We’ve collected data from global real estate professionals and leaders in client organisations to understand the impact of working from home on business performance and gain insight into how this might shape the future workplace.
During the COVID-19 outbreak, we collected information from 500+ global real-estate professionals and leaders in client organisations to explore how the pandemic has impacted work and the workplace. We examine how businesses can embrace new waves of change by enhancing flexibility for employees and adopting new technologies.
Our survey highlights that a third of global respondents said their companies did not offer flexible working policies before COVID-19.
The report data shows that there has been no significant decrease in individual productivity or communication while working from home.
In many cases, this means organisations can no longer argue that increasing flexibility for employees is impractical or unproductive. However, we must remember that the success of working from home benefits from past and present organisational support.
Established relationships and team culture are developed by time together in the workplace. Bigger challenges will be seen with onboarding new people. Most participants recognise that a balance of remote and office working will provide the best of both worlds.
People are more likely to return if the purpose and function of the office is more clearly defined in future. This requires positive culture, empathetic leadership, safe environments and motivating spaces to return to.
An uncomfortable home office set-up was identified as the leading issue for employees. Following this was household or family disruption, especially for those living in high-density housing or shared spaces.
The survey suggests solutions might include:
Despite home comforts, residential spaces are not designed for work, whereas offices are designed as drivers of performance.
Many businesses may elect to blend remote and office working after lockdown ends, but this won’t appeal to everyone. Some prefer the routine, discipline and camaraderie of the workplace; especially if their living conditions are not supportive.
We have seen high numbers of respondents in Asia wanting to return to the workplace full-time. New options now exist, new solutions have been adopted and each organisation will have to negotiate its own terms with employees.
Increased flexibility is highly desirable, but does not mean people want to work remotely all the time. It means more choice, trust and autonomy in terms of allowing employees to determine where and how they will do their best work.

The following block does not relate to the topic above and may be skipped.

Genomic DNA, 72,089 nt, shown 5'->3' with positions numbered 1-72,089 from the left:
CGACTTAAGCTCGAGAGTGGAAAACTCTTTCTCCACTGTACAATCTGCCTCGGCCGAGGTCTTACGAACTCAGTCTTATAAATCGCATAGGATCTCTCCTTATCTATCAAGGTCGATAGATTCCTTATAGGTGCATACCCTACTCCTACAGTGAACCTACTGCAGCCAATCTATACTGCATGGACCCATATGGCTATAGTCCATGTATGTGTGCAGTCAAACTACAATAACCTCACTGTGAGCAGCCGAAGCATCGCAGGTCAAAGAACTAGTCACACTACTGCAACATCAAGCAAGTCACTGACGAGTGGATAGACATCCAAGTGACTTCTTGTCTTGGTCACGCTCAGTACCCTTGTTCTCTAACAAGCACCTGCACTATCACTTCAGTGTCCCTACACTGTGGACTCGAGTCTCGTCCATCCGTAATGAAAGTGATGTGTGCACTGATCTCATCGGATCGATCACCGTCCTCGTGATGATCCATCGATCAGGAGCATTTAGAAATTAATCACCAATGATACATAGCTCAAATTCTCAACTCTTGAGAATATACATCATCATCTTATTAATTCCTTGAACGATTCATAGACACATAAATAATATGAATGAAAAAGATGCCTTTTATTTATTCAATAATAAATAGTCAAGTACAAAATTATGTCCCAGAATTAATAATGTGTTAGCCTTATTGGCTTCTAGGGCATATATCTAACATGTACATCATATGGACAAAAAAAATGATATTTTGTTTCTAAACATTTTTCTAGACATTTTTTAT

Just because employees feel positive about their experience working from home, it doesn’t mean the future workplace will cease to exist. The home has become a valuable setting for focused worked, but it cannot compete with the community benefits of the workplace.
The change lies in how the workplace will be used. There is no replacement for being together. Businesses should prepare for a shift towards a more collaborative and social setting.
Designing for physical wellbeing has become part of best practice. This year and beyond, interventions and solutions for health and hygiene will prevail. Yet, even in a COVID-secure workplace, we must continue to address mental wellbeing.
By creating workplaces in which people feel psychologically safe, businesses are enabling employees to achieve more and be happier at work. This helps reduce healthcare costs and high turnover associated with stress and burnout.
We suggest a two-phased approach to ensure an effective return to the workplace:
Immediate return may require environmental adaptations and change management to keep the office functioning effectively. The primary concern is health, with 42% citing concerns about sharing settings or being in close proximity to others. Those that move swiftly and creatively will benefit from increased loyalty, by carefully consulting with employees and embracing their feedback.
Structures and hierarchies may change. Expectations and attitudes will need to be aired and balanced with new leadership goals, pressures and financial incentives. Nothing will be the same. There will be a period of adjustment and reintegration during which good communication and authenticity will be crucial.
Lockdown has removed some corporate formalities and revealed colleagues in their home and family settings. This promotes intimacy and appreciation of circumstances, which may help strengthen peer relationships.
Regional Director, Head of Office
Senior Associate, Workplace Strategy and Transformation